A child with Down’s syndrome was allegedly abandoned by his Australian parents and left in the care of his surrogate mother in Thailand. The child’s story has been making international headlines.
Yet, tragically abandoned babies and hopeless futures for children with special needs are not unusual in Thailand.
Judy Cook, a BMS World Mission worker in Chiang Mai, lives and works with little boys and girls who were born with severe disabilities.
These include children like NamChok, who has Down’s syndrome and was abandoned outside the government orphanage in Chiang Mai when he was just a baby.
He was left with no papers, no history and no way to trace his mom and dad. He didn’t even have a name.
Eventually, NamChok (which means lucky boy) was brought to Hope Home, a home for children with disabilities, which was co-founded by Cook. Since then, he has flourished.
Now 4 years old, NamChok still doesn’t have much speech, but he is happy and he is loved.
Every morning, he goes to school and is getting much better at concentrating in his classes.
He also has official papers and an identity number so that he can enter into the adoption process.
In the next year, NamChok will hopefully be adopted into a family of his own.
But NamChok, as his name suggests, is one of the lucky ones. There are many disabled children in Thailand whose stories have gone differently.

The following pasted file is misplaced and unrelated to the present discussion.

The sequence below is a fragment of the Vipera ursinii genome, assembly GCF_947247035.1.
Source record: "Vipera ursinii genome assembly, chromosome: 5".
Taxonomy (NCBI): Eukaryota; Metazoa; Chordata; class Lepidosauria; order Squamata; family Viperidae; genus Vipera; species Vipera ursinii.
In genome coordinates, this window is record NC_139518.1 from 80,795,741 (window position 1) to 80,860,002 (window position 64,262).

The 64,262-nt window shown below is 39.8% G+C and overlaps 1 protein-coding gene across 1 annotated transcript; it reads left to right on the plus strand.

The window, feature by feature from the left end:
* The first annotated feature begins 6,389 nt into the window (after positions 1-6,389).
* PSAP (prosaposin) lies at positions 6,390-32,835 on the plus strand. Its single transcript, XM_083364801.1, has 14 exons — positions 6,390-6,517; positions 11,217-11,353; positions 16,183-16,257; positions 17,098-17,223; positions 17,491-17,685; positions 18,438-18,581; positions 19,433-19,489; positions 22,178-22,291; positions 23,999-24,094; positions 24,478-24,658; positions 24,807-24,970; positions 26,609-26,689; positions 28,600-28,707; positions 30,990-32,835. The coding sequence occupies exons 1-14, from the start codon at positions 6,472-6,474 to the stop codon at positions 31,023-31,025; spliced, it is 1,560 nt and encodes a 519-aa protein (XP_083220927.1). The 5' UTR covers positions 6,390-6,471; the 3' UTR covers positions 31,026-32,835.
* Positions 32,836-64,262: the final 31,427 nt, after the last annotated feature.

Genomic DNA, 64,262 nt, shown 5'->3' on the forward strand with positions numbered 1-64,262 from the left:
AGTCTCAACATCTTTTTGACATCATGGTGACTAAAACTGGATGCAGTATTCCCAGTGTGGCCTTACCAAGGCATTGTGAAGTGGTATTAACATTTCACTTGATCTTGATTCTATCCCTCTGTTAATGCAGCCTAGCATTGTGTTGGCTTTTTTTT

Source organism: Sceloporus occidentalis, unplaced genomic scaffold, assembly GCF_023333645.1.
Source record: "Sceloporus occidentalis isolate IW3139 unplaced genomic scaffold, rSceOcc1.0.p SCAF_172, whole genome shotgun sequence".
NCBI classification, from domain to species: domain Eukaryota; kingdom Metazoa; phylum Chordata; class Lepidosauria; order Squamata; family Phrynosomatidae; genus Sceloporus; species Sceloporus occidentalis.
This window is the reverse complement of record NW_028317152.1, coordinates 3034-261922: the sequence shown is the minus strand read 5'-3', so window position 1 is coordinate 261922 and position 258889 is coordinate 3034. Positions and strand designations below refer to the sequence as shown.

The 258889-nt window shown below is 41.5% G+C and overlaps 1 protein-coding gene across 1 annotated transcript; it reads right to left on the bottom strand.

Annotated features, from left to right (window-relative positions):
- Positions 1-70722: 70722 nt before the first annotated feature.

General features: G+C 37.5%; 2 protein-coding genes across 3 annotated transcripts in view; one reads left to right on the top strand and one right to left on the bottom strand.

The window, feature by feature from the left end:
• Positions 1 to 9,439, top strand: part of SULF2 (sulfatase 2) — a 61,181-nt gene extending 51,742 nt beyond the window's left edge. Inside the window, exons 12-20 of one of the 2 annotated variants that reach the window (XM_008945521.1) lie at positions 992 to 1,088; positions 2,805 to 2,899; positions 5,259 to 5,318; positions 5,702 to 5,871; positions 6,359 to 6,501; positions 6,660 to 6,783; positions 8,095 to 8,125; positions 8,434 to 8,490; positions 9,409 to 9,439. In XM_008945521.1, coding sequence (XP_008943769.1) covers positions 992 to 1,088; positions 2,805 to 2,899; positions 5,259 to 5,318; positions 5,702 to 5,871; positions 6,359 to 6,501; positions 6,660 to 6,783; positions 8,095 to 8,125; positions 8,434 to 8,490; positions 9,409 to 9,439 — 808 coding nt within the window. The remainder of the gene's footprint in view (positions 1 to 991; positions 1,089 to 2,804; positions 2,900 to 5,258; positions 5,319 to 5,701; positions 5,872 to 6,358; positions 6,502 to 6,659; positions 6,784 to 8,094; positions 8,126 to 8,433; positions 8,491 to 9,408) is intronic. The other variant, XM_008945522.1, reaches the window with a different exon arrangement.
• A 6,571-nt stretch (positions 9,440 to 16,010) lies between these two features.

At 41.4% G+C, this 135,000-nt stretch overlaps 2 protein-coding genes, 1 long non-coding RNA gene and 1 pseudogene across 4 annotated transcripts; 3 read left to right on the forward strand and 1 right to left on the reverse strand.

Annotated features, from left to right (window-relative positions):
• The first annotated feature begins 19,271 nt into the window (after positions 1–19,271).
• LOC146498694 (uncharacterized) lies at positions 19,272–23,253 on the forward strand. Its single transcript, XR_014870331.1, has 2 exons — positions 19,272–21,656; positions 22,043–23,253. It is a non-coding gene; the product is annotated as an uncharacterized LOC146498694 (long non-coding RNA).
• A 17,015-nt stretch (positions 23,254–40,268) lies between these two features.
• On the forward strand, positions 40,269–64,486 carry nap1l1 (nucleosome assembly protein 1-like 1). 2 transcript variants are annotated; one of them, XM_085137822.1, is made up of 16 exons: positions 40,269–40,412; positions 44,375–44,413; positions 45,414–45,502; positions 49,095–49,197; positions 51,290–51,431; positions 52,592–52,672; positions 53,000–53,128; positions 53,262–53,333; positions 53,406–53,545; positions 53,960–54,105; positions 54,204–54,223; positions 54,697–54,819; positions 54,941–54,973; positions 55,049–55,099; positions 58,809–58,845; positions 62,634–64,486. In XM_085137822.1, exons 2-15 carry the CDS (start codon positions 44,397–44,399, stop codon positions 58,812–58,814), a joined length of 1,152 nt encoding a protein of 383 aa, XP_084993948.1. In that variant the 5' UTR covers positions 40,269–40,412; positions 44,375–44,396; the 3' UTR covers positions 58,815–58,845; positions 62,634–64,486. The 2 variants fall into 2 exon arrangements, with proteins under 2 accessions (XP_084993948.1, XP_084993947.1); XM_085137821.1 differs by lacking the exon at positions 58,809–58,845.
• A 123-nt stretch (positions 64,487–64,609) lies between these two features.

Often, to avoid bringing shame on their families, disabled children are hidden away and not allowed out in public.
Belief in karma is prevalent in Thailand, a majority Buddhist country, and children with disabilities are frequently stigmatized because many people believe the reason babies are born with special needs is because they or their families have done something bad.
When disability is seen as a punishment, helping children can seem less important.
And those parents who do try to get medical help for their children are given no hope.
In Thailand, parents of children with special needs are often told their children are brain damaged and there’s nothing they can do.
“Families come away feeling very discouraged,” Cook says. “They don’t know that they can do anything to help their child.”
But life doesn’t have to be hopeless for these wonderful children, made in the image of God. That’s what Cook and her team at Hope Home are proving every day.
In their work with children like NamChok, they are shining the love of Jesus into the lives of children who seem to have been written off by their society.
“The biggest thing we can offer families is hope,” Cook says. “You want to be looking for what the children can achieve rather than what they can’t do.”
Some of the children at Hope Home have very severe disabilities, but even when there appears to be no progress, there is still hope and an opportunity to give the best life possible.
Through Hope Home’s kindness and care, “the children know that they are loved and accepted,” Cook says.
And witnessing the smiling faces of the children, you can’t help but see how precious, happy and loved they are.
Sarah Stone is a writer for BMS World Mission. A version of this news article first appeared on the BMS website and is used with permission. You can follow Stone on Twitter @Sarah_Stone and BMS @BMSWorldMission.